Reproducibility is a problem in science. The problem isn't really that studies are published, and then not replicated (either by the same lab, or by another group). The problem is that we just don't know how often studies can't be replicated by some poor graduate student laboring in obscurity. Peer reviewed publications like novel research findings. By and large, they aren't interested in publishing replication studies (or negative findings, under which category i would place failure-to-replicate reports). A relatively recent example of succesful publication of failure-to-replicate studies is the kerfufle involving the purported arsenic-DNA integrating bacteria GFAJ-1 (subject not familiar? Check out my coverage of the subject from back in 2011).
But let's not put all the blame on the journals - scientists hold the same priorities (novel research > redoing old studies). Personally, I much prefer to do experiments that have never been done before, asking questions no one else has yet answered. Replication studies are, to be honest, a bit boring. Yes, some scientists have called for a concerted effort to replicate high profile scientific research. The Reproducibility Initiative, a collaboration between Science Exchange, PLOS ONE, figshare, and Mendeley, launched in 2012, offers to independently replicate scientific studies. If funding becomes available. Also in 2012, a group of cancer researchers set out to replicate the findings of 57 landmark publications. They successfully replicated 6. If our goal, as scientists, is to produce real research findings, one component of our strategy to achieve that goal surely should be to double check our findings. This point is especially true if we remember the warnings of John Ioannidis; statistical reliability in neuroscience research is shockingly low. To quote Kelly Zalocusky, my local expert on all things Ioannidis:
If our intuitions about our research are true, fellow graduate students, then fully 70% of published positive findings are “false positives”. This result furthermore assumes no bias, perfect use of statistics, and a complete lack of “many groups” effect. (The “many groups” effect means that many groups might work on the same question. 19 out of 20 find nothing, and the 1 “lucky” group that finds something actually publishes). Meaning—this estimate is likely to be hugely optimistic.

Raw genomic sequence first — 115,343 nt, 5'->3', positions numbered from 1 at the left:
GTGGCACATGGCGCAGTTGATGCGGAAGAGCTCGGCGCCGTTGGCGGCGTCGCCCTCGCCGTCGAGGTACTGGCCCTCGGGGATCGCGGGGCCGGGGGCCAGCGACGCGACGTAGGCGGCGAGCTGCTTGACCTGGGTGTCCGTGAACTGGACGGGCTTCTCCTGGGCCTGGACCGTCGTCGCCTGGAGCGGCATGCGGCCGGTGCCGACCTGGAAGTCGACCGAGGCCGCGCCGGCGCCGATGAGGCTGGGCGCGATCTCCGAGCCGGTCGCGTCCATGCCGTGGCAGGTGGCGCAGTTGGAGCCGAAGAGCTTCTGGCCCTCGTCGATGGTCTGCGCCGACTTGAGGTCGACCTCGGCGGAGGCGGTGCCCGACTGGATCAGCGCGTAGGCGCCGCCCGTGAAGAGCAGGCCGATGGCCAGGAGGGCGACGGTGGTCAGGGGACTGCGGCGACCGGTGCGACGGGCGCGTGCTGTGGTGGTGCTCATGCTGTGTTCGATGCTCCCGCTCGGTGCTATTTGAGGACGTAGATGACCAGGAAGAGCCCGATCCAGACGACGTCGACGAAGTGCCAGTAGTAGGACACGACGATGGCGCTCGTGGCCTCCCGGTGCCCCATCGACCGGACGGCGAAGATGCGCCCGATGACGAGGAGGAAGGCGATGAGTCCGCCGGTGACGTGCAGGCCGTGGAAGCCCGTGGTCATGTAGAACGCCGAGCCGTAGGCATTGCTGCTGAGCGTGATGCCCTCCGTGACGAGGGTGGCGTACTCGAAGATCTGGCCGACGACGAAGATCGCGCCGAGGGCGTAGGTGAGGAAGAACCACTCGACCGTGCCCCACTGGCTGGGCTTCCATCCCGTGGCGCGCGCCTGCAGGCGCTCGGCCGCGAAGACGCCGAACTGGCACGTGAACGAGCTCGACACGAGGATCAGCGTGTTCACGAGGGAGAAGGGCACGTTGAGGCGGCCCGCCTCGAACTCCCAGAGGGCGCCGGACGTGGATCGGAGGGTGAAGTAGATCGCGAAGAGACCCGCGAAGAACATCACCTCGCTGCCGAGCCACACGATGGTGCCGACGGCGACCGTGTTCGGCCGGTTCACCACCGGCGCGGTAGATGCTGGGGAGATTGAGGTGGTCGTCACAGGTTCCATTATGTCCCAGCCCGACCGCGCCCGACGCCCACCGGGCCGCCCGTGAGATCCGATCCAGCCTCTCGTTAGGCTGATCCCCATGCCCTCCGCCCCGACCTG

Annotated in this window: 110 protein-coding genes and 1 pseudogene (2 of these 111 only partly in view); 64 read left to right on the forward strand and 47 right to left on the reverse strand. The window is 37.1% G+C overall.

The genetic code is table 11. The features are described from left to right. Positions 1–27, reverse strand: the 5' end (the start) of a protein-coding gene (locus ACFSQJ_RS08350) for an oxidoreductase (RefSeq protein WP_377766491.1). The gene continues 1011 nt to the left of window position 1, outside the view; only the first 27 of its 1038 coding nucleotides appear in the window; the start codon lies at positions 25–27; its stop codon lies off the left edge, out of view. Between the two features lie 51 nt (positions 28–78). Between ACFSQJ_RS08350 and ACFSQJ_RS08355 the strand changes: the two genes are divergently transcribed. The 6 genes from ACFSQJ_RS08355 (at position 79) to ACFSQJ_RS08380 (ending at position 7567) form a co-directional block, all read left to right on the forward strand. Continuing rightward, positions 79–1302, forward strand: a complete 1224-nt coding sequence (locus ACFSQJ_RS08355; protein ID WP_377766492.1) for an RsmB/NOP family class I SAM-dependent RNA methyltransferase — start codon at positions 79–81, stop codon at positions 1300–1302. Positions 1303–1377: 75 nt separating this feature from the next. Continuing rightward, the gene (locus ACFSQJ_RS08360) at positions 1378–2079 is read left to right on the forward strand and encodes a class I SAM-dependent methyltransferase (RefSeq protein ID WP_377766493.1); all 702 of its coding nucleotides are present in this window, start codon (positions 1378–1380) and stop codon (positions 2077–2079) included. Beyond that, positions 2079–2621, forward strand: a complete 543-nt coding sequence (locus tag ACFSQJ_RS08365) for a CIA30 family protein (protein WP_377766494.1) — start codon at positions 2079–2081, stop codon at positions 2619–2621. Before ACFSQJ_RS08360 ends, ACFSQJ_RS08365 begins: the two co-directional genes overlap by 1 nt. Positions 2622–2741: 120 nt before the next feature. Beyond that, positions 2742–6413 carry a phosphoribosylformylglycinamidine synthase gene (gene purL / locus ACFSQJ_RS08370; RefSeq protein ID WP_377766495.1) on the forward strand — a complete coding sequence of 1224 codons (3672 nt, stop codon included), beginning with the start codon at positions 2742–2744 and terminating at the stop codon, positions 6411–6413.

-- excerpted from Why Most Published Neuroscience Findings are False
Back to my research. I am faced with a published finding; that pharmacologically blocking the receptors to both nicotinic and muscarinic acetylcholine receptors reduces the power and duration of gamma oscillations by around 50%. Last week, I decided that given differences in the recording setup (and the experimenter) between my research and the published findings, I should confirm that blocking both nicotinic and muscarinic acetylcholine receptors significantly diminishes gamma oscillation power and duration.
Four times, I’ve applied the acetylcholine receptor-blocking drugs to a slice of brain tissue containing a neural network that generates gamma oscillations. Four times, I’ve diminished the power, but not the duration of those gamma oscillations. Four times, I’ve failed to replicate a published finding.
I’m not happy about this.
What are my options?
First off, I should emphatically state that I am absolutely confident in the original finding; no reader should entertain Ioannidis-inspired thoughts of statistical unreliability. The issue here is one of significant differences in experimental conditions. In addition, an n of 4 is still too small to draw any major conclusions. It is quite possible that further replications of the experiment will reveal the expected decrease in oscillation duration. But these findings may be accurate; I need a research strategy to deal with this unexpected result.